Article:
Report: Commercial Contractors Optimistic
The first-quarter report from the U.S. Chamber of Commerce Commercial Construction Index has been released, and the data reveals that contractors are growing more optimistic about their outlooks, reportedly driven by a rise in revenue expectations.
Outlooks on hiring and equipment spending plans have also improved while COVID-19 concerns recede.
In general, 36% of contractors expect their revenue to increase over the next year; this is an 11% jump from just last quarter, Q4 2020. Other notable data points include:
In terms of hiring:
“As vaccines continue to roll out, contractors are expecting to hire more workers and anticipating good times ahead. The industry still has a way to go to return to pre-pandemic levels, but rising optimism in the commercial construction industry is a positive sign for the broader economy,” said U.S. Chamber of Commerce Executive Vice President and Chief Policy Officer Neil Bradley.
“However, finding skilled workers was a critical issue before the pandemic, and while it has remained a chronic problem over the last year, heightened concern may be emerging again as contractors look to hire. The U.S. Chamber is committed to supporting businesses in retraining and making sure the economy has the skilled workforce it needs.”
As states, the data confirms that concerns around skilled workers and raw materials prices remain. Some of those numbers include:
In terms of materials costs and spending:
Lastly, 58% of contractors say worker health and safety remains the top concern for their business, followed by project delays and shutdowns (50%), fewer projects in general (35%) and building product availability as a whole (33%).
Other Recent Data
While numbers throughout the pandemic have favored commercial and residential construction, the Associated General Contractors of America released data at the beginning of the year in its “2021 Construction Hiring and Business Outlook Report,” which was based on survey results from more than 1,300 firms from all 50 states and the District of Columbia, found that the majority of contractors expect demand for many types of construction to shrink in 2021.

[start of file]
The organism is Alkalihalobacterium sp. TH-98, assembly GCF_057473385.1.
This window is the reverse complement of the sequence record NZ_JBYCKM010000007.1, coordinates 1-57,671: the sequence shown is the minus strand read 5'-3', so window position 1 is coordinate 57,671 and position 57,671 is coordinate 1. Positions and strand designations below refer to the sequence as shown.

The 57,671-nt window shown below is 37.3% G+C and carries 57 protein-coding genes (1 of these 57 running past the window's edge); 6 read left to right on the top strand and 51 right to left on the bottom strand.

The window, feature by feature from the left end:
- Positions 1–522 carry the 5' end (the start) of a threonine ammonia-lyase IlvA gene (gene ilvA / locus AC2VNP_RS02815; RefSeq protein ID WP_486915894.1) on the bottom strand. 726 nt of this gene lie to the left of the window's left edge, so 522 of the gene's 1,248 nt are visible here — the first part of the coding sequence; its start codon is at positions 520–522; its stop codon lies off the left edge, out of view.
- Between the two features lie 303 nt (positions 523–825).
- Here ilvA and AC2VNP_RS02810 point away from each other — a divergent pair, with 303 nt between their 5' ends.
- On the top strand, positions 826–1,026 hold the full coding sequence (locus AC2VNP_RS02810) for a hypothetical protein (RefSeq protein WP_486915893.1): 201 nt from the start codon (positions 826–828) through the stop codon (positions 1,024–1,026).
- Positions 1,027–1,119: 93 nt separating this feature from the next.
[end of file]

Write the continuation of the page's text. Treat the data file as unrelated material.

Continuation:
“The percentage of respondents who expect a market segment to contract exceeds the percentage who expect it to expand—known as the net reading—in 13 of the 16 categories of projects included in the survey,” the association said. “Contractors are most pessimistic about the market for retail construction, which has a net reading of -64%. They are similarly concerned about the markets for lodging and private office construction, which both have a net reading of - 58%.”
Some other net readings include:
While the details of the different subsects of commercial projects remains murky, the National Home Builders Association recently dubbed the residential (more specifically home remodeling) market “more than fully recovered” from the pandemic.
More specifically, over the next two years the NAHB predicts that remodeling spending for owner-occupied, single-family homes will increase 4% this year and another 2% next year.
Other professionals again have noted that demand and backlog remain high, and the biggest factors that are prohibiting the sector to grow more are materials prices and labor shortages.